3. Virya (potency) vshna (hot)
Combination of these properties makes karela a magic
potion for diseases15.
BIOCHEMICAL CONSTITUENTS
The main constituents of bitter melon (Karela) are
triterpene, protein, steroid, alkaloid, inorganic, lipid, and
phenolic compounds 5.
Momordica charantia (Karela) consists the following
chemical constituents those are alkaloids, momordicin
and charantin (FIG.4), charine, cryptoxanthin, cucurbitins,
cucurbitacins, cucurbitanes, cycloartenols, diosgenin,
elaeostearic acids, erythrodiol, galacturonic acids, gentisic
acid, goyaglycosides, goyasaponins, guanylate cyclase
inhibitors, gypsogenin, hydroxytryptamines, karounidiols,
lanosterol, lauric acid, linoleic acid, linolenic acid,
momorcharasides, momorcharins, momordenol,
momordicillin, momordicinin, momordicosides,
momordin, momordolo, multiflorenol, myristic acid,
nerolidol, oleanolic acid, oleic acid, oxalic acid,
pentadecans, peptides, petroselinic acid, polypeptides,
proteins, ribosome-inactivating proteins, rosmarinic acid,
rubixanthin, spinasterol, steroidal glycosides, stigmasta-
diols, stigmasterol, taraxerol, trehalose, trypsin inhibitors,
uracil, vacine, v-insuline, verbascoside, vicine, zeatin,
zeatinriboside, zeaxanthin, zeinoxanthin Amino acids-
aspartic acid, serine, glutamic acid, thscinne, alanine, g-
amino butyric acid and pipecolic acid, ascorbigen, b-
sistosterol-d-glucicide, citruline, elasterol, flavochrome,
lutein, lycopene, pipecolic acid16-18.
Volume 11, Issue 1, November – December 2011; Article-007 ISSN 0976 – 044X
International Journal of Pharmaceutical Sciences Review and Research
34
Available online at
www.globalresearchonline.net
Fruits consists glycosides, saponins, alkaloids, reducing
sugars, resins, phenolic constituents, fixed oil and free
acids12.
Leaves are nutritious and have been reported as a source
of calcium (1%), magnesium (4%), potassium (7%),
phosphorus (5%), and iron (3%); fruits and leaves are
great source of B vitamins; Thiamine (vit.B1) 4%,
Riboflavin (vit.B2) 4%, Niacin (vit.B3)2%, vit.B6 3%, Folate
(vit.B9)13% 16, 2, 17.
Structure of Important Chemical Constituents
Charantin
Figure 4: Phytochemicals: Momordicin and Charantin
(Source: Kumar et al., 2010)
TRADITIONAL AND MEDICINAL USES
Karela has been used in various Asian traditional medicine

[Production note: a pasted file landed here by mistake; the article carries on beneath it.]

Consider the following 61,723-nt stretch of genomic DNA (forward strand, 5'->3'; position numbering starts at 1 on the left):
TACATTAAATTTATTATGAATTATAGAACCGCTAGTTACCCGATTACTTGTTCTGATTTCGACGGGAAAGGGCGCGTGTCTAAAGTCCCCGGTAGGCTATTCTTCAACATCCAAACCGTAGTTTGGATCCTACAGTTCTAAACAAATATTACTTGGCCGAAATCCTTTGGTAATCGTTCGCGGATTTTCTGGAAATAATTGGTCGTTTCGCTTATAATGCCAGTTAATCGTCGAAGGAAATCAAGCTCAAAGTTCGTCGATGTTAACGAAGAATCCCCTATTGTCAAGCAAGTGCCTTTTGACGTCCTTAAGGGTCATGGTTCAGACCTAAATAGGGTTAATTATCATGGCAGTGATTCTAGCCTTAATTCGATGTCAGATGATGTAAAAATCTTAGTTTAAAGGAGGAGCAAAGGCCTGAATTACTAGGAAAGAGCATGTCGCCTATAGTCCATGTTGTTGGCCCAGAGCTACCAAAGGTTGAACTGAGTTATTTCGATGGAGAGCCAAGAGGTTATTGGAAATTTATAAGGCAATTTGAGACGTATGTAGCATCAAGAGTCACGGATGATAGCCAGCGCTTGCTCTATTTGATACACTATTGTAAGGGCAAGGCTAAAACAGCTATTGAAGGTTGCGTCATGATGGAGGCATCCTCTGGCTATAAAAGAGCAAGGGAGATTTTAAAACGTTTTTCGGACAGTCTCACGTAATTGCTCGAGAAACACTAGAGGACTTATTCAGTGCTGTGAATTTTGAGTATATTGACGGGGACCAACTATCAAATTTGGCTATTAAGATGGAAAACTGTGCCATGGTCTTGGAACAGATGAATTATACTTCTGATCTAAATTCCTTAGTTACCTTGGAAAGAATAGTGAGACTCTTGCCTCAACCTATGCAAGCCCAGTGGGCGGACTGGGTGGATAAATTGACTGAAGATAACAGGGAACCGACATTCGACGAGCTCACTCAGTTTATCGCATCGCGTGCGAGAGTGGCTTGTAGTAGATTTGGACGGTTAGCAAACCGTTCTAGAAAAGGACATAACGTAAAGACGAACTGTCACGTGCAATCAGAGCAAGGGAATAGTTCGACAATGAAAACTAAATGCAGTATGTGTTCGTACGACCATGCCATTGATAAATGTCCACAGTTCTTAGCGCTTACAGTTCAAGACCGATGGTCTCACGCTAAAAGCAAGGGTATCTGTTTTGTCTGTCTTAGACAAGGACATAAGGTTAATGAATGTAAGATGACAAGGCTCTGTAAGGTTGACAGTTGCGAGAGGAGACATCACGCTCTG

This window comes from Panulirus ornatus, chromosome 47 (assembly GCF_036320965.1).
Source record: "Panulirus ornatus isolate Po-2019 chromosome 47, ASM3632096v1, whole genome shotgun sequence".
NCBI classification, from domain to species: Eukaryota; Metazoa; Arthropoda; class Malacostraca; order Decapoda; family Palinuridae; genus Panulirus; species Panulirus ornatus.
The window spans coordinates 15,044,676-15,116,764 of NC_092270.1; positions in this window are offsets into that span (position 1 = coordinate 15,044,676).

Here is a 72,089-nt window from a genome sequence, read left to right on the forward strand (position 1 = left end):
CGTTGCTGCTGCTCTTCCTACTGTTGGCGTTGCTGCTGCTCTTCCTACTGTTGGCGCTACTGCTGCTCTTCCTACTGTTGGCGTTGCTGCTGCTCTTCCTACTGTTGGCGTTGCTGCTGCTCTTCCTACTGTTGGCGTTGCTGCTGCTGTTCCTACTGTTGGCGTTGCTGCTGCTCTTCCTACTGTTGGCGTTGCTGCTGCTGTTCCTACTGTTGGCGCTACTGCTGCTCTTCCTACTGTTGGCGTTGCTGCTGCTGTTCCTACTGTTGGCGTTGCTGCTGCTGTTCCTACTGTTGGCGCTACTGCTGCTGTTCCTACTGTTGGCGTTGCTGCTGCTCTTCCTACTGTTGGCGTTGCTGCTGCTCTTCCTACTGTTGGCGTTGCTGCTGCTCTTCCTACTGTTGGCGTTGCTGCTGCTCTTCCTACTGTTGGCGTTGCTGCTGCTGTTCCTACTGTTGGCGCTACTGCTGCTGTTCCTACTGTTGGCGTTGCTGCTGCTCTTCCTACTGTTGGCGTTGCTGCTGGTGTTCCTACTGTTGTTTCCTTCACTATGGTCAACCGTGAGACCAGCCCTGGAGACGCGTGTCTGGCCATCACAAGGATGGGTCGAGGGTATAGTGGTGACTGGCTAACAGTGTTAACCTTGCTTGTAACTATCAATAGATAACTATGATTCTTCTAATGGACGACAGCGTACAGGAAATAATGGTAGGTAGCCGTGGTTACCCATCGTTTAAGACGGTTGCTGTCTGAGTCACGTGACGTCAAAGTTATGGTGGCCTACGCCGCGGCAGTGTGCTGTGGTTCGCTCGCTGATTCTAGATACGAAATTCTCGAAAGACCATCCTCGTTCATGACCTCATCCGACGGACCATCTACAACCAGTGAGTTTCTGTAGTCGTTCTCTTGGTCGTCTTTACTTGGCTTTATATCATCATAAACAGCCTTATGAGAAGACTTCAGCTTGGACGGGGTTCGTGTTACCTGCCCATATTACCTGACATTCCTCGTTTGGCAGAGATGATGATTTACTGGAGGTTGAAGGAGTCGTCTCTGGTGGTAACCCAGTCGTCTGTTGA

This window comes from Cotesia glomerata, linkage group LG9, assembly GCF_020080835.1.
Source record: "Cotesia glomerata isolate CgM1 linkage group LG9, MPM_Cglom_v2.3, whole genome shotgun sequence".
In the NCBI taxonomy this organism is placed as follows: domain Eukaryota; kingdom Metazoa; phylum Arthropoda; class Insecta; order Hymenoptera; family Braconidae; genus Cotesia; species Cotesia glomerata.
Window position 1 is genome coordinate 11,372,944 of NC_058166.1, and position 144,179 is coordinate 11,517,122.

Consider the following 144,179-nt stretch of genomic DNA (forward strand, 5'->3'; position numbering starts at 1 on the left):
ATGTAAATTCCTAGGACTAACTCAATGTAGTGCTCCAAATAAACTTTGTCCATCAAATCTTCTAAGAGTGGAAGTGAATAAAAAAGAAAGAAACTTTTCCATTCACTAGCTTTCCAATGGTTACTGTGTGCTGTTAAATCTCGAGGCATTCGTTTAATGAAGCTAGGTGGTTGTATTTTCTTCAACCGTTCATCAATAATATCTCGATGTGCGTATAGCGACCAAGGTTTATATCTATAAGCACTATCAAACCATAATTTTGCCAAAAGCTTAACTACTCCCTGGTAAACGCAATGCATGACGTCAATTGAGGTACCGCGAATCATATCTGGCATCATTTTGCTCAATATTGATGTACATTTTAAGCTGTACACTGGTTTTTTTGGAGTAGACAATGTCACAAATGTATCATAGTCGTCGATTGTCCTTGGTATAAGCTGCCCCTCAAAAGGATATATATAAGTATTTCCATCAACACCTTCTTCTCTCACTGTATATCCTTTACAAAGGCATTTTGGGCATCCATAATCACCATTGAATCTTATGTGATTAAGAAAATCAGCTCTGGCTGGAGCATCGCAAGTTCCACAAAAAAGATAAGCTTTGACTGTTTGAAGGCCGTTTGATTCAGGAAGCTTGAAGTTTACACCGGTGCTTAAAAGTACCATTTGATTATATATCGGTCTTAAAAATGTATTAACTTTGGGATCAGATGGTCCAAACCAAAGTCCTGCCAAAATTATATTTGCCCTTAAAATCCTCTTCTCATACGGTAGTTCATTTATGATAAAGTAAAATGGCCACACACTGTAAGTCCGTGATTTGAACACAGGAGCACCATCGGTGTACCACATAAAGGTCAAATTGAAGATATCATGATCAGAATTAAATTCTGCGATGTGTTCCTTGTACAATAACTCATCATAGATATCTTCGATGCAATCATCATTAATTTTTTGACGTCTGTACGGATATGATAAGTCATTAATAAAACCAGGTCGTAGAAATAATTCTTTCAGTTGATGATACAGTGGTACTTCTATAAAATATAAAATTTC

systems for a long time, as useful for preventing and
treating various diseases.
Fruits of Momordica charantia (karela) used in asthma,
burning sensation, colic, constipation, cough, diabetes,
fever (malaria), gout, helminthiases, inflammation,
leprosy, skin diseases, ulcer and wound. It has also been
shown to have hypoglycaemic properties (antidiabetic) in
animal as well as human studies. Juice of the Karela
leaves used to treat piles completely. Karela is used as a
blood purifier due to its bitter tonic properties. It can heal
boils and other blood related problems that show up on
the skin. Juice of karela is also beneficial in treating and
preventing the liver damage19, 20.
Leaves are used in treatment of menstrual troubles,
burning sensation, constipation, fever (malaria), colic,
infections, worms and parasites, as an emmenogogue,
measles, hepatitis and helminthiases12. In Guyana
traditional medicine, leaf tea is used for diabetes, to expel
intestinal gas, to promote menstruation, and as an
antiviral for measles, hepatitis, and feverish condition. It
is used topically for sores, wound, infections and
internally and externally for worms and parasites21.
Seeds are used in the treatment of ulcers, liver and
spleen problems, diabetes, intestinal parasites, high
cholesterol, and intestinal gas, heal wounds and
stomachache etc.15.
Roots are used in the treatment of syphilis, rheumatism,
boils, ulcer, septic swellings, opthelmia, and in Prolapsus
vagenae15, 19.
Karela juice helps to reduce the problem of Pyorrhea
(bleeding from the gums). Karela capsules and tinctures